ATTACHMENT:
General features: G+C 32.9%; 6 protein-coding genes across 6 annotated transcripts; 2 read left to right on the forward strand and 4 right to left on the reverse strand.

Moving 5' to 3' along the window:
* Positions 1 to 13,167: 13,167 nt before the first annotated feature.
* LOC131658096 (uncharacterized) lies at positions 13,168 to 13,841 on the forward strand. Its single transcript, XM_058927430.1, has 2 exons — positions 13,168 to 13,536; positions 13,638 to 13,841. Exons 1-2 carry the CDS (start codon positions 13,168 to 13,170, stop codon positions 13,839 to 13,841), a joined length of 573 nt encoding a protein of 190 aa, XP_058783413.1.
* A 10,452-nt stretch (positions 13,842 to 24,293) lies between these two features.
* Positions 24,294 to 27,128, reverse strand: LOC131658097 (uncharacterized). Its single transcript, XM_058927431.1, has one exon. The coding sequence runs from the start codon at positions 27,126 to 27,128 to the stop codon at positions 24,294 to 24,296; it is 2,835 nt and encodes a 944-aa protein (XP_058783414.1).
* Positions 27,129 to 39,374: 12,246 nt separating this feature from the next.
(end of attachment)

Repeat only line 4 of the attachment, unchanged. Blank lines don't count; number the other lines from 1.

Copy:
* LOC131658096 (uncharacterized) lies at positions 13,168 to 13,841 on the forward strand. Its single transcript, XM_058927430.1, has 2 exons — positions 13,168 to 13,536; positions 13,638 to 13,841. Exons 1-2 carry the CDS (start codon positions 13,168 to 13,170, stop codon positions 13,839 to 13,841), a joined length of 573 nt encoding a protein of 190 aa, XP_058783413.1.